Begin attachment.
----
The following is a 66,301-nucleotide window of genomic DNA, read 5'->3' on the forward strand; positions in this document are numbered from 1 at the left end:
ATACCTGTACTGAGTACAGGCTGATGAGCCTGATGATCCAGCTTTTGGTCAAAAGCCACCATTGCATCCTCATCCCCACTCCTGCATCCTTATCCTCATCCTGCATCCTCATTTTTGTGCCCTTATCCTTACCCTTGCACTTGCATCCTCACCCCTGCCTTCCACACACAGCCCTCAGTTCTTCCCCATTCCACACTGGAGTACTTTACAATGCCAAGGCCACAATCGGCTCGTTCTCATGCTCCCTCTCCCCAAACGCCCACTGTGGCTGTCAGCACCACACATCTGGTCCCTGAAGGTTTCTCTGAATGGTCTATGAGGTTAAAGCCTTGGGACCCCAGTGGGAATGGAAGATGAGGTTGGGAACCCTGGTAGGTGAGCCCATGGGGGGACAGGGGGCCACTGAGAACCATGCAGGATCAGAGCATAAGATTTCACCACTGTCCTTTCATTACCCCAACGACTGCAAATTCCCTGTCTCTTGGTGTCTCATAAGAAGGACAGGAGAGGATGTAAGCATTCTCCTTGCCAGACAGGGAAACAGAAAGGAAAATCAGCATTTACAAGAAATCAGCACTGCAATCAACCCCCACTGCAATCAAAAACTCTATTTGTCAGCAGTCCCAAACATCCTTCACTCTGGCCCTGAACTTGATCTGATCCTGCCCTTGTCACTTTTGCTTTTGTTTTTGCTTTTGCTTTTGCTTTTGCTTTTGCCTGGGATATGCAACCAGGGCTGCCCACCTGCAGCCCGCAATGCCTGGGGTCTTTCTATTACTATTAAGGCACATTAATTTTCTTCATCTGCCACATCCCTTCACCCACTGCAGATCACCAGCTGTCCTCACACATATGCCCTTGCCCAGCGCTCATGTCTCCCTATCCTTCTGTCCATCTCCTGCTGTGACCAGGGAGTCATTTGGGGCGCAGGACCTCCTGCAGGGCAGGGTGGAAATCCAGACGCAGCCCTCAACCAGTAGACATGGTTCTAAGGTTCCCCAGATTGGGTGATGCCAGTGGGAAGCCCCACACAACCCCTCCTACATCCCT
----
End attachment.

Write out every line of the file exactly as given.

The following is a 66,301-nucleotide window of genomic DNA, read 5'->3' on the forward strand; positions in this document are numbered from 1 at the left end:
ATACCTGTACTGAGTACAGGCTGATGAGCCTGATGATCCAGCTTTTGGTCAAAAGCCACCATTGCATCCTCATCCCCACTCCTGCATCCTTATCCTCATCCTGCATCCTCATTTTTGTGCCCTTATCCTTACCCTTGCACTTGCATCCTCACCCCTGCCTTCCACACACAGCCCTCAGTTCTTCCCCATTCCACACTGGAGTACTTTACAATGCCAAGGCCACAATCGGCTCGTTCTCATGCTCCCTCTCCCCAAACGCCCACTGTGGCTGTCAGCACCACACATCTGGTCCCTGAAGGTTTCTCTGAATGGTCTATGAGGTTAAAGCCTTGGGACCCCAGTGGGAATGGAAGATGAGGTTGGGAACCCTGGTAGGTGAGCCCATGGGGGGACAGGGGGCCACTGAGAACCATGCAGGATCAGAGCATAAGATTTCACCACTGTCCTTTCATTACCCCAACGACTGCAAATTCCCTGTCTCTTGGTGTCTCATAAGAAGGACAGGAGAGGATGTAAGCATTCTCCTTGCCAGACAGGGAAACAGAAAGGAAAATCAGCATTTACAAGAAATCAGCACTGCAATCAACCCCCACTGCAATCAAAAACTCTATTTGTCAGCAGTCCCAAACATCCTTCACTCTGGCCCTGAACTTGATCTGATCCTGCCCTTGTCACTTTTGCTTTTGTTTTTGCTTTTGCTTTTGCTTTTGCTTTTGCCTGGGATATGCAACCAGGGCTGCCCACCTGCAGCCCGCAATGCCTGGGGTCTTTCTATTACTATTAAGGCACATTAATTTTCTTCATCTGCCACATCCCTTCACCCACTGCAGATCACCAGCTGTCCTCACACATATGCCCTTGCCCAGCGCTCATGTCTCCCTATCCTTCTGTCCATCTCCTGCTGTGACCAGGGAGTCATTTGGGGCGCAGGACCTCCTGCAGGGCAGGGTGGAAATCCAGACGCAGCCCTCAACCAGTAGACATGGTTCTAAGGTTCCCCAGATTGGGTGATGCCAGTGGGAAGCCCCACACAACCCCTCCTACATCCCT